FRANKTOWN, Colo. (KDVR) — A local animal shelter is asking for donations to help care for 80 horses that had to be surrendered after they were found neglected, sick, and injured.
“It started as a welfare complaint and an investigator went out and started an investigation on that, and we negotiated the surrender of these 80 horses,” Bobbi Priestly said.
Priestly oversees the Harmony Equine Center, which is the branch of the Dumb Friends League that takes in seized or surrendered horses and gets them ready for adoption.
“I would say probably 95% of the horses that we get here are through criminal cases,” she said.
Last week, before this latest group arrived, they had 69 horses in their care. The addition of 80 more is a costly burden.
“And we’ll care for these horses no matter what, but it is extremely helpful when our community and folks step up to the plate and even if they can give $20. It’s such a huge help. Because that takes care of two horses for one day,” Priestly said.
Neglected horses skinny, hurt, ailing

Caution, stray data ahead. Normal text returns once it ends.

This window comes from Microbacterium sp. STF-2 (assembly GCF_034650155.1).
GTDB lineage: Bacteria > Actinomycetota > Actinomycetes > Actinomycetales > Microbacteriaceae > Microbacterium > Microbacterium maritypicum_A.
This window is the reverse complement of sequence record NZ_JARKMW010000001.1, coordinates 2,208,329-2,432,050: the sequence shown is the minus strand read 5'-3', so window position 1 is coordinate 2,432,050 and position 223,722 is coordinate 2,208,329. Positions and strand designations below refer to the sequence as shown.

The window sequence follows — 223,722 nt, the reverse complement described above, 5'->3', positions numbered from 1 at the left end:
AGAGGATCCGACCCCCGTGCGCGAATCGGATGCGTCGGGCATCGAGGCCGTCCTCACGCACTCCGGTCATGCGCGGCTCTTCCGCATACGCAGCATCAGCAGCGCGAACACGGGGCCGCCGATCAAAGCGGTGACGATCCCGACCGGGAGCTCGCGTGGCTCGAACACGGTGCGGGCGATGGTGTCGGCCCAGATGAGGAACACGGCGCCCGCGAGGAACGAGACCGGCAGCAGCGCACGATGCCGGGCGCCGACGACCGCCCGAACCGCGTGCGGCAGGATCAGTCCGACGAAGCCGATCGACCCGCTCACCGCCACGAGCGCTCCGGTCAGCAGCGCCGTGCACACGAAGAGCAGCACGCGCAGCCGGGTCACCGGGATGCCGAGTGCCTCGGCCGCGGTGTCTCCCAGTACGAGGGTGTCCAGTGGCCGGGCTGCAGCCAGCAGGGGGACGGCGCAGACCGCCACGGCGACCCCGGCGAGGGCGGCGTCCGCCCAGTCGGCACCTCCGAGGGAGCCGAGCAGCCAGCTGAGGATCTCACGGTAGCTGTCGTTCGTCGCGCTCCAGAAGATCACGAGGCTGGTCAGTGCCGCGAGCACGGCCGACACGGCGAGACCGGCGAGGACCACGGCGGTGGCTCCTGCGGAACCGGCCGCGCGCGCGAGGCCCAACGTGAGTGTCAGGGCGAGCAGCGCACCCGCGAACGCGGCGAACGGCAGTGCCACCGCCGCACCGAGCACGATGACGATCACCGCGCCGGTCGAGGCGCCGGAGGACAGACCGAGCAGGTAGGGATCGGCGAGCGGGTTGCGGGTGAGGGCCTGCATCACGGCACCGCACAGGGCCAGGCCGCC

Her staff estimates the cost of food and medical care for the herd will exceed $175,000.
“Emaciation, grave lamenesses, infectious respiratory disease, and now we’ve got some foals breaking with pneumonia,” Dr. Courtney Diehl said.
Many of the horses are extremely skinny and are standing on painful hooves that have not been clipped in a long time.
“I’ve been doing this for over 20 years, so this is probably one of the worst cases I have seen,” Priestly said.
However, she said similar cases are becoming much more common than ever before.
“Unfortunately, it is happening more often and I think probably with the economy the way it is, and people don’t know what they’re getting into when they adopt horses. So I think people need to be educated on what that looks like,” Priestly said.
The horses will spend at least 2-3 months in rehabilitation before they will become available for adoption.
“It is hard. But it’s satisfying when you can have an outcome like this and have healthy animals will hopefully find great homes,” Diehl said.
If you would like to help pay for the care of the horses, donations can be made here.